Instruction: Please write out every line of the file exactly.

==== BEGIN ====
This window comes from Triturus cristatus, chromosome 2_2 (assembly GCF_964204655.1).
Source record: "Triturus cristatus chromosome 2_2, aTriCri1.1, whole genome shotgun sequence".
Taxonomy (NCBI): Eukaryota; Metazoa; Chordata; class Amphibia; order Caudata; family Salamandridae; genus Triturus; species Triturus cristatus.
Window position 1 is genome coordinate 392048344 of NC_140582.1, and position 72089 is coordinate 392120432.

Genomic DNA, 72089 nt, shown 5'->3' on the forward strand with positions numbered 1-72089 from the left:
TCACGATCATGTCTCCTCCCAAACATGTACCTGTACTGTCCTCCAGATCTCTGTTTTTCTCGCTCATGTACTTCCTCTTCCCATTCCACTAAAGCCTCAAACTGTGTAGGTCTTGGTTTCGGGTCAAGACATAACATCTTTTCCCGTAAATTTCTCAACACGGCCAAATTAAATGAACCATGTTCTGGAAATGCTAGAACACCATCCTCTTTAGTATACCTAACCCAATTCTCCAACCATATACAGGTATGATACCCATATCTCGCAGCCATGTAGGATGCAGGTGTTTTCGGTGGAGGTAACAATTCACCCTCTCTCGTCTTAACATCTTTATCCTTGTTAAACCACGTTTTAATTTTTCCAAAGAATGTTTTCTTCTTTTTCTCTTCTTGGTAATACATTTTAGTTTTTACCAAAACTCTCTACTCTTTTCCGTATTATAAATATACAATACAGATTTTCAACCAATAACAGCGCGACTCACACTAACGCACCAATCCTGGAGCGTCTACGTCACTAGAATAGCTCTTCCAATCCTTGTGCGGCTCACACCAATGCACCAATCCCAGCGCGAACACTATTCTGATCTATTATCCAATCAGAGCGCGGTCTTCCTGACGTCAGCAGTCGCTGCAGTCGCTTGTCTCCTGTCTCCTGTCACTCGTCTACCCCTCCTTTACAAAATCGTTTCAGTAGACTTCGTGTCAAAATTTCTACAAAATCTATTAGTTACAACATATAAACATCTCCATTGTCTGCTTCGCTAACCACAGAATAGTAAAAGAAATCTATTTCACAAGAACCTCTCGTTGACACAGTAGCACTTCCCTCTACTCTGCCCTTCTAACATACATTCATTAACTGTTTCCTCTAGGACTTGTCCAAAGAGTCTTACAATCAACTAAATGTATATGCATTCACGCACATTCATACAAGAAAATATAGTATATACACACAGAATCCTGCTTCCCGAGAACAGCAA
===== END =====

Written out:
This window comes from Triturus cristatus, chromosome 2_2 (assembly GCF_964204655.1).
Source record: "Triturus cristatus chromosome 2_2, aTriCri1.1, whole genome shotgun sequence".
Taxonomy (NCBI): Eukaryota; Metazoa; Chordata; class Amphibia; order Caudata; family Salamandridae; genus Triturus; species Triturus cristatus.
Window position 1 is genome coordinate 392048344 of NC_140582.1, and position 72089 is coordinate 392120432.

Genomic DNA, 72089 nt, shown 5'->3' on the forward strand with positions numbered 1-72089 from the left:
TCACGATCATGTCTCCTCCCAAACATGTACCTGTACTGTCCTCCAGATCTCTGTTTTTCTCGCTCATGTACTTCCTCTTCCCATTCCACTAAAGCCTCAAACTGTGTAGGTCTTGGTTTCGGGTCAAGACATAACATCTTTTCCCGTAAATTTCTCAACACGGCCAAATTAAATGAACCATGTTCTGGAAATGCTAGAACACCATCCTCTTTAGTATACCTAACCCAATTCTCCAACCATATACAGGTATGATACCCATATCTCGCAGCCATGTAGGATGCAGGTGTTTTCGGTGGAGGTAACAATTCACCCTCTCTCGTCTTAACATCTTTATCCTTGTTAAACCACGTTTTAATTTTTCCAAAGAATGTTTTCTTCTTTTTCTCTTCTTGGTAATACATTTTAGTTTTTACCAAAACTCTCTACTCTTTTCCGTATTATAAATATACAATACAGATTTTCAACCAATAACAGCGCGACTCACACTAACGCACCAATCCTGGAGCGTCTACGTCACTAGAATAGCTCTTCCAATCCTTGTGCGGCTCACACCAATGCACCAATCCCAGCGCGAACACTATTCTGATCTATTATCCAATCAGAGCGCGGTCTTCCTGACGTCAGCAGTCGCTGCAGTCGCTTGTCTCCTGTCTCCTGTCACTCGTCTACCCCTCCTTTACAAAATCGTTTCAGTAGACTTCGTGTCAAAATTTCTACAAAATCTATTAGTTACAACATATAAACATCTCCATTGTCTGCTTCGCTAACCACAGAATAGTAAAAGAAATCTATTTCACAAGAACCTCTCGTTGACACAGTAGCACTTCCCTCTACTCTGCCCTTCTAACATACATTCATTAACTGTTTCCTCTAGGACTTGTCCAAAGAGTCTTACAATCAACTAAATGTATATGCATTCACGCACATTCATACAAGAAAATATAGTATATACACACAGAATCCTGCTTCCCGAGAACAGCAA